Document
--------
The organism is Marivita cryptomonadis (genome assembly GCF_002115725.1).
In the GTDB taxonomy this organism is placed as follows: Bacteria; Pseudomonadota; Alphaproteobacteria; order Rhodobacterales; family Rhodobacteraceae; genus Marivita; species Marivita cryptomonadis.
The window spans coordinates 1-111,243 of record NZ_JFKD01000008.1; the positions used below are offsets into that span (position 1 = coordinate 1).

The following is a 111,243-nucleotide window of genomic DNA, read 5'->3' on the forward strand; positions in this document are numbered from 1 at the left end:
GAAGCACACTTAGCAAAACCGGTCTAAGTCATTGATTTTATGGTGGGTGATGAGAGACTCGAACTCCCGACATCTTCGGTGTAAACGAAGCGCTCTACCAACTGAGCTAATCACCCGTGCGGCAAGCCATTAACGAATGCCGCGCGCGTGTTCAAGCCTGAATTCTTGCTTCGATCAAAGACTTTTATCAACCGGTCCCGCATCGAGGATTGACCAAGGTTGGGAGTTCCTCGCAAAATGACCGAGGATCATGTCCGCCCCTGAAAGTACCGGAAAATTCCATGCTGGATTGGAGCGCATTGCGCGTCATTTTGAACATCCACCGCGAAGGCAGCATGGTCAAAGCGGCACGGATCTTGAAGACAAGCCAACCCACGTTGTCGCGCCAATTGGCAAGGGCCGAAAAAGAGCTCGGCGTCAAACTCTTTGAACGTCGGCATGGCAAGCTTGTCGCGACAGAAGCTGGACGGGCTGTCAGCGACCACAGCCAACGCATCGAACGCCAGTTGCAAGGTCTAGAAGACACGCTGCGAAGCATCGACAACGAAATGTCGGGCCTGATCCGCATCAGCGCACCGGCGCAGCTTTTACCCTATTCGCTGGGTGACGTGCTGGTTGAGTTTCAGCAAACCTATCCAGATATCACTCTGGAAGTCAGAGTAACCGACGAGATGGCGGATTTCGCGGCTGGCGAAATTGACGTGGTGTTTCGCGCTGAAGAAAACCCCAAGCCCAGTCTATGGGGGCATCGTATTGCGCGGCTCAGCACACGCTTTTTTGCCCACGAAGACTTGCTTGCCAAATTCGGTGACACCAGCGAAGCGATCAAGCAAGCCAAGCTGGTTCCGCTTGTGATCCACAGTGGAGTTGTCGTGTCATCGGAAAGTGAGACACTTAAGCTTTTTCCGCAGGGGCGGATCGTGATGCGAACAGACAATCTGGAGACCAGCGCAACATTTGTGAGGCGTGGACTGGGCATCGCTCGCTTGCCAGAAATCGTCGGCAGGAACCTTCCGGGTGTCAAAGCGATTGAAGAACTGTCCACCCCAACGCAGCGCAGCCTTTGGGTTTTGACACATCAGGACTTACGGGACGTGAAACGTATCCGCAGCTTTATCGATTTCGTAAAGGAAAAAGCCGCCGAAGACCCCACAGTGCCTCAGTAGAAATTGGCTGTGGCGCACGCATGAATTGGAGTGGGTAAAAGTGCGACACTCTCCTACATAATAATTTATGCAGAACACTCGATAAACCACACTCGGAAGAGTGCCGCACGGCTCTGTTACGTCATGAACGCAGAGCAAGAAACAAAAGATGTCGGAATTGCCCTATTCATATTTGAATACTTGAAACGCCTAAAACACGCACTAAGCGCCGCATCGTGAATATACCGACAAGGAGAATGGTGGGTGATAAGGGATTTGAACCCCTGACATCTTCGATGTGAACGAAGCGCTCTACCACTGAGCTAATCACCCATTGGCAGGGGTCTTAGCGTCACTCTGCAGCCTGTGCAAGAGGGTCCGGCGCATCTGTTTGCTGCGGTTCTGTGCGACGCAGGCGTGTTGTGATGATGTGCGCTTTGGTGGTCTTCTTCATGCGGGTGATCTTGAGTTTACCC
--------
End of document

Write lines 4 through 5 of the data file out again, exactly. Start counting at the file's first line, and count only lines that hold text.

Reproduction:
The following is a 111,243-nucleotide window of genomic DNA, read 5'->3' on the forward strand; positions in this document are numbered from 1 at the left end:
GAAGCACACTTAGCAAAACCGGTCTAAGTCATTGATTTTATGGTGGGTGATGAGAGACTCGAACTCCCGACATCTTCGGTGTAAACGAAGCGCTCTACCAACTGAGCTAATCACCCGTGCGGCAAGCCATTAACGAATGCCGCGCGCGTGTTCAAGCCTGAATTCTTGCTTCGATCAAAGACTTTTATCAACCGGTCCCGCATCGAGGATTGACCAAGGTTGGGAGTTCCTCGCAAAATGACCGAGGATCATGTCCGCCCCTGAAAGTACCGGAAAATTCCATGCTGGATTGGAGCGCATTGCGCGTCATTTTGAACATCCACCGCGAAGGCAGCATGGTCAAAGCGGCACGGATCTTGAAGACAAGCCAACCCACGTTGTCGCGCCAATTGGCAAGGGCCGAAAAAGAGCTCGGCGTCAAACTCTTTGAACGTCGGCATGGCAAGCTTGTCGCGACAGAAGCTGGACGGGCTGTCAGCGACCACAGCCAACGCATCGAACGCCAGTTGCAAGGTCTAGAAGACACGCTGCGAAGCATCGACAACGAAATGTCGGGCCTGATCCGCATCAGCGCACCGGCGCAGCTTTTACCCTATTCGCTGGGTGACGTGCTGGTTGAGTTTCAGCAAACCTATCCAGATATCACTCTGGAAGTCAGAGTAACCGACGAGATGGCGGATTTCGCGGCTGGCGAAATTGACGTGGTGTTTCGCGCTGAAGAAAACCCCAAGCCCAGTCTATGGGGGCATCGTATTGCGCGGCTCAGCACACGCTTTTTTGCCCACGAAGACTTGCTTGCCAAATTCGGTGACACCAGCGAAGCGATCAAGCAAGCCAAGCTGGTTCCGCTTGTGATCCACAGTGGAGTTGTCGTGTCATCGGAAAGTGAGACACTTAAGCTTTTTCCGCAGGGGCGGATCGTGATGCGAACAGACAATCTGGAGACCAGCGCAACATTTGTGAGGCGTGGACTGGGCATCGCTCGCTTGCCAGAAATCGTCGGCAGGAACCTTCCGGGTGTCAAAGCGATTGAAGAACTGTCCACCCCAACGCAGCGCAGCCTTTGGGTTTTGACACATCAGGACTTACGGGACGTGAAACGTATCCGCAGCTTTATCGATTTCGTAAAGGAAAAAGCCGCCGAAGACCCCACAGTGCCTCAGTAGAAATTGGCTGTGGCGCACGCATGAATTGGAGTGGGTAAAAGTGCGACACTCTCCTACATAATAATTTATGCAGAACACTCGATAAACCACACTCGGAAGAGTGCCGCACGGCTCTGTTACGTCATGAACGCAGAGCAAGAAACAAAAGATGTCGGAATTGCCCTATTCATATTTGAATACTTGAAACGCCTAAAACACGCACTAAGCGCCGCATCGTGAATATACCGACAAGGAGAATGGTGGGTGATAAGGGATTTGAACCCCTGACATCTTCGATGTGAACGAAGCGCTCTACCACTGAGCTAATCACCCATTGGCAGGGGTCTTAGCGTCACTCTGCAGCCTGTGCAAGAGGGTCCGGCGCATCTGTTTGCTGCGGTTCTGTGCGACGCAGGCGTGTTGTGATGATGTGCGCTTTGGTGGTCTTCTTCATGCGGGTGATCTTGAGTTTACCC